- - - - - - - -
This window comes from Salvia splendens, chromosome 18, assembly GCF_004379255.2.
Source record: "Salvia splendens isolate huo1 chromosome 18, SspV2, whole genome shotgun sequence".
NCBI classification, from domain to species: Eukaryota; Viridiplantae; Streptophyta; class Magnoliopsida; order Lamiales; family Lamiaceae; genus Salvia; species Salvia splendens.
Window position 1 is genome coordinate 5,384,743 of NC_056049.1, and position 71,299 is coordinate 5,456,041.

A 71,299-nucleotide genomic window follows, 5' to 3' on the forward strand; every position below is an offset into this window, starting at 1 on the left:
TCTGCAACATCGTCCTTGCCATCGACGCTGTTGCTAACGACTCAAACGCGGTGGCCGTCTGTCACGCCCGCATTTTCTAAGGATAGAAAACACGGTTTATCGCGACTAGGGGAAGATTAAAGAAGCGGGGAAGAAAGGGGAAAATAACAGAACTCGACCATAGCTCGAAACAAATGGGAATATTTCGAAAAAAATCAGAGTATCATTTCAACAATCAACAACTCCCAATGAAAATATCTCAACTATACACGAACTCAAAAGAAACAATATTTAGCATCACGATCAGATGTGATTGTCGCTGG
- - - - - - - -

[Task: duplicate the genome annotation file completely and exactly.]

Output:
This window comes from Salvia splendens, chromosome 18, assembly GCF_004379255.2.
Source record: "Salvia splendens isolate huo1 chromosome 18, SspV2, whole genome shotgun sequence".
NCBI classification, from domain to species: Eukaryota; Viridiplantae; Streptophyta; class Magnoliopsida; order Lamiales; family Lamiaceae; genus Salvia; species Salvia splendens.
Window position 1 is genome coordinate 5,384,743 of NC_056049.1, and position 71,299 is coordinate 5,456,041.

A 71,299-nucleotide genomic window follows, 5' to 3' on the forward strand; every position below is an offset into this window, starting at 1 on the left:
TCTGCAACATCGTCCTTGCCATCGACGCTGTTGCTAACGACTCAAACGCGGTGGCCGTCTGTCACGCCCGCATTTTCTAAGGATAGAAAACACGGTTTATCGCGACTAGGGGAAGATTAAAGAAGCGGGGAAGAAAGGGGAAAATAACAGAACTCGACCATAGCTCGAAACAAATGGGAATATTTCGAAAAAAATCAGAGTATCATTTCAACAATCAACAACTCCCAATGAAAATATCTCAACTATACACGAACTCAAAAGAAACAATATTTAGCATCACGATCAGATGTGATTGTCGCTGG